TB Personal Stories
It wasn’t long after moving to another state that Nicole started feeling sick. It was a move she had looked forward to for a long time; a new beginning in the beautiful North Carolina mountains. But getting sick was not part of her plan. Right away she started having a fever, coughing, and having night sweats. Several weeks later, she still wasn’t feeling better.
Her doctor thought she may have severe pneumonia so she sent her to get an x-ray. The x-ray results raised her doctors’ suspicion of TB so they sent fluid from her lung to the lab for testing. A few days later she was diagnosed with tuberculosis.
Thinking back to how she felt when she was diagnosed Nicole says, “I didn’t really understand very much about TB at all, and I didn’t realize at that time that anyone can get it, absolutely anyone can get it. I was just sort of mystified, I just didn’t know very much about it and I kept trying to find out by asking the doctors about the length of the recovery and you know, and am I going to get better and those things.”
After almost two weeks in the hospital she returned home. Nurses from the health department came to her house every day to administer her medicine. They began to be concerned when Nicole didn’t respond as expected to treatment. The night sweats continued and her cough worsened. Not able to sleep, feeling very sick, and in a new place without family or friends, she began to feel very alone and afraid.
“This was a really hard part about my whole experience. At the time when you’d most need your loved ones, I was not allowed to see my son, I’ve one child, I was not allowed to see anybody, have any cousins or relatives or anybody visit me until I got declared to not be contagious, and in my case, that was 6 months,” Nicole says.
Her medical team determined she needed a higher dosage of one of the TB medicines. Nicole began to respond to the new dosage and feel better. The nurses from the public health department continued the home visits to deliver her medicines and check on how she was doing. Nicole had lost a lot of weight in the previous few months. One nurse got in the habit of bringing her applesauce or ice cream to take with the medicines. “And then one day she brought, because I was getting so skinny, she brought me 2 pints of this ice cream from a really special ice cream place in Asheville and it was really nice of her,” Nicole remembers.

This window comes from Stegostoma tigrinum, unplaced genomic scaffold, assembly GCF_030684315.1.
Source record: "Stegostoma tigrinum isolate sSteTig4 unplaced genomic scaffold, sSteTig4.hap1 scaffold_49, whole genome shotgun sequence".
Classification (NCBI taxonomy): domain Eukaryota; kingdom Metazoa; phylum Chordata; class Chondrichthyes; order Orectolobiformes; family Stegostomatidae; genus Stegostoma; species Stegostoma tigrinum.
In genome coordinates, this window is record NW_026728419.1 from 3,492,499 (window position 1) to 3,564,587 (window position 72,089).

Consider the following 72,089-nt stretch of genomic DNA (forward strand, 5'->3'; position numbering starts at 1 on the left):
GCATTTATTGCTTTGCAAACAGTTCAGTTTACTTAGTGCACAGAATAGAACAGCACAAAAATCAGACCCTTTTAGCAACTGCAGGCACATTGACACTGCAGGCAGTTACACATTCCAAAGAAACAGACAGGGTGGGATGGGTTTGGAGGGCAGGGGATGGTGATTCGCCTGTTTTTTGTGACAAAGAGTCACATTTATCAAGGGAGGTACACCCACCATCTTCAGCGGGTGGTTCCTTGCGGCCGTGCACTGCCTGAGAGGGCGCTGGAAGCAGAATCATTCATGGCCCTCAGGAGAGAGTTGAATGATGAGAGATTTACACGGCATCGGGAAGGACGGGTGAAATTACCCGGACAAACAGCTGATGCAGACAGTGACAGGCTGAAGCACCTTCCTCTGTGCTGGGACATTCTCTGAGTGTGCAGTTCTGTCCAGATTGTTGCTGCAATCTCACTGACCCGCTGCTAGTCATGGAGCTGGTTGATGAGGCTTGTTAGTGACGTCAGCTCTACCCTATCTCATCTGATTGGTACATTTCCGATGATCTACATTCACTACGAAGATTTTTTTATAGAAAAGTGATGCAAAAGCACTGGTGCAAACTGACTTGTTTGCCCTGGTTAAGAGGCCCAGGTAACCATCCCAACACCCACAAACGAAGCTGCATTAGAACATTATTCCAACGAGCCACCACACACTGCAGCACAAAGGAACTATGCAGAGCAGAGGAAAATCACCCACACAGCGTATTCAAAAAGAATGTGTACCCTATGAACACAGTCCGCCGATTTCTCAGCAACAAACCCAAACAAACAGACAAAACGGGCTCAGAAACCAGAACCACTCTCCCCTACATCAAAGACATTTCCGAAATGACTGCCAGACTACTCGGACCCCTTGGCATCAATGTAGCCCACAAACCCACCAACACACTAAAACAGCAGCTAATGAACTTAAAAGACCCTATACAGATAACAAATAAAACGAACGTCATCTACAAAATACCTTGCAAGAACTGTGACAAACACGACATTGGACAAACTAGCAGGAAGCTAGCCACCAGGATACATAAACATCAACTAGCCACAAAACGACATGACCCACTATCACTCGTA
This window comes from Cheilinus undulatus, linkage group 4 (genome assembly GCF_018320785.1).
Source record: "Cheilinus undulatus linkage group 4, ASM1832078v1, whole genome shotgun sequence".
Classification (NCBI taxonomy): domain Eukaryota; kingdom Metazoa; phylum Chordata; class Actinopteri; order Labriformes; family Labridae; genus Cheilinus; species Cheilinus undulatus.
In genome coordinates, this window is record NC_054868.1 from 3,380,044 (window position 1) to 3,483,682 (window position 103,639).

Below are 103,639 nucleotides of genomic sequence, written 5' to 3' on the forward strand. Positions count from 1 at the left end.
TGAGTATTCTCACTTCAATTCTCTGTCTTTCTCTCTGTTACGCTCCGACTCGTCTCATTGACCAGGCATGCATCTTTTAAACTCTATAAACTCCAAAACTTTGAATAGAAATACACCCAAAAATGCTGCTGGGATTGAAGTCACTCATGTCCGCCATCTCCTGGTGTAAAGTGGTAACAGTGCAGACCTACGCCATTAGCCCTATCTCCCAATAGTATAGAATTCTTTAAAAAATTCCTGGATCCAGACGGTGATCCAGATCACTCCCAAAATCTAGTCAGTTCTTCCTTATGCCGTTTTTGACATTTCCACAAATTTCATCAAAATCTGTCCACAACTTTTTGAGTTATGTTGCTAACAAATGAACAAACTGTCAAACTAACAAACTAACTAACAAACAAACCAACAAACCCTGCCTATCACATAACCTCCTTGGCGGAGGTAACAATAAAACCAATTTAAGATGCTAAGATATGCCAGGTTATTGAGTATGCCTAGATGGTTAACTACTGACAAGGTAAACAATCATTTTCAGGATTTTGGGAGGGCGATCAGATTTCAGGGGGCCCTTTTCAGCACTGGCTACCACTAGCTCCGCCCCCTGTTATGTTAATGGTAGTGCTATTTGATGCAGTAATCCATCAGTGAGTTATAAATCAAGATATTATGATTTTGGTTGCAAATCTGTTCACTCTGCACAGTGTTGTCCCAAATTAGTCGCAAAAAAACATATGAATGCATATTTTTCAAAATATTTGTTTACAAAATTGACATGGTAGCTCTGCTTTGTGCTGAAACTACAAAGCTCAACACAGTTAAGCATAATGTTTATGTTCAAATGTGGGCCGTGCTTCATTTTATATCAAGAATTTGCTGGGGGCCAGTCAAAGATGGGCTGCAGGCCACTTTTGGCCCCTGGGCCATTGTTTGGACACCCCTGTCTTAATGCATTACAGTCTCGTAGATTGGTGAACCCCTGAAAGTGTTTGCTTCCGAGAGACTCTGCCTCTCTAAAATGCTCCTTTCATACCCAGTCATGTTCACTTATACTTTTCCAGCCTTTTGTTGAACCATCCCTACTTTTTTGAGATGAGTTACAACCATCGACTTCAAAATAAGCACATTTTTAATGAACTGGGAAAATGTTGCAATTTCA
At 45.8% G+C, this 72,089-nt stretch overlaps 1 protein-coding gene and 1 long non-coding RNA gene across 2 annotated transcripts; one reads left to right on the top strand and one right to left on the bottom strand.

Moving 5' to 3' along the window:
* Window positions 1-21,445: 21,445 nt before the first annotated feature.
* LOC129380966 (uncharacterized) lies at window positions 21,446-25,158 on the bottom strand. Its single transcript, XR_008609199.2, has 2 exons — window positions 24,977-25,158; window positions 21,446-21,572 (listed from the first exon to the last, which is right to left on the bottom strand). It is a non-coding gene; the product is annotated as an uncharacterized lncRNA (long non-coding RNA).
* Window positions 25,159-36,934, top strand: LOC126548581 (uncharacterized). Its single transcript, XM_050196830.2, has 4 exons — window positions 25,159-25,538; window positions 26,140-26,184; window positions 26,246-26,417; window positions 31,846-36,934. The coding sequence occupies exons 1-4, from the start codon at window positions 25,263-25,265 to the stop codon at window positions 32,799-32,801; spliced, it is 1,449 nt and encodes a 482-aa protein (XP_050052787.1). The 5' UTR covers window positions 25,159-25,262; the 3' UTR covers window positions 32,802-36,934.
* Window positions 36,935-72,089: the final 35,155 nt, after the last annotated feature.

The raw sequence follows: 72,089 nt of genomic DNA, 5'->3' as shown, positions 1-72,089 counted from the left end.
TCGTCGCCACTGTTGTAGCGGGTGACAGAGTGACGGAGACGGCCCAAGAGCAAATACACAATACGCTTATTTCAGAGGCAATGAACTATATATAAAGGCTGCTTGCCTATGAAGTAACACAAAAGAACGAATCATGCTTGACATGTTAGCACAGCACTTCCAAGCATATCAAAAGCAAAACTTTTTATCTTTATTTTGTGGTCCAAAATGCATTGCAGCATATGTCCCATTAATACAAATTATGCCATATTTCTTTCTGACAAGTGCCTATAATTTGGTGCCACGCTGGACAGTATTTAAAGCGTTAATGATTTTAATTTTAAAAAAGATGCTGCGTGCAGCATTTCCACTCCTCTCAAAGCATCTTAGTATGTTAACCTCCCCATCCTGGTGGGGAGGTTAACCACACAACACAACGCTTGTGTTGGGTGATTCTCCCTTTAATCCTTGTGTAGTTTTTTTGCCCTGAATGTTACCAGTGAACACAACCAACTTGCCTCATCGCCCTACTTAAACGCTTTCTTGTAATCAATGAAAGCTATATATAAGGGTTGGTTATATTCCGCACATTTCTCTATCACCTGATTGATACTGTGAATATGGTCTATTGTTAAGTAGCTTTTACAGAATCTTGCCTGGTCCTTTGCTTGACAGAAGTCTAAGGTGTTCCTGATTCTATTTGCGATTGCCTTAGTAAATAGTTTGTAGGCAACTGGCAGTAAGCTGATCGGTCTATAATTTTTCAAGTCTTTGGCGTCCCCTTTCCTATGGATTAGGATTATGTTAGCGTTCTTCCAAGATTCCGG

After seven months of treatment, Nicole started to feel better and regain her strength. She did daily exercises to slowly build her strength. She was able to get back out in the world, go to the supermarket, and explore her new community for the first time. For Nicole, getting back to the things she loved to do, like painting, was very therapeutic.
And then one day she said, “I’m going to go to this place, Roan Mountain. And so I went there by myself with my dog and there was ice and snow and I had built up my strength, and I just very slowly hiked, it’s part of the Appalachian Trail and I just very slowly hiked there and I took this little video of myself saying like, how I was thankful that I had gotten better because I felt so moved that I was able to do this. And then I came home and then I just started doing my painting which was reflecting the landscape there and it was just very good for me.”
Nicole now views her TB experience as a mixed gift. Although it was difficult at the time, she now is connected with a community of survivors, health care workers, and advocates. Her advice to people with TB is to be strong, believe you can get better, and reach out to organizations and TB survivors for help.
She continues to be inspired by, and paint, the mountains and landscape where she lives.
- Page last reviewed: December 5, 2017
- Page last updated: February 23, 2018
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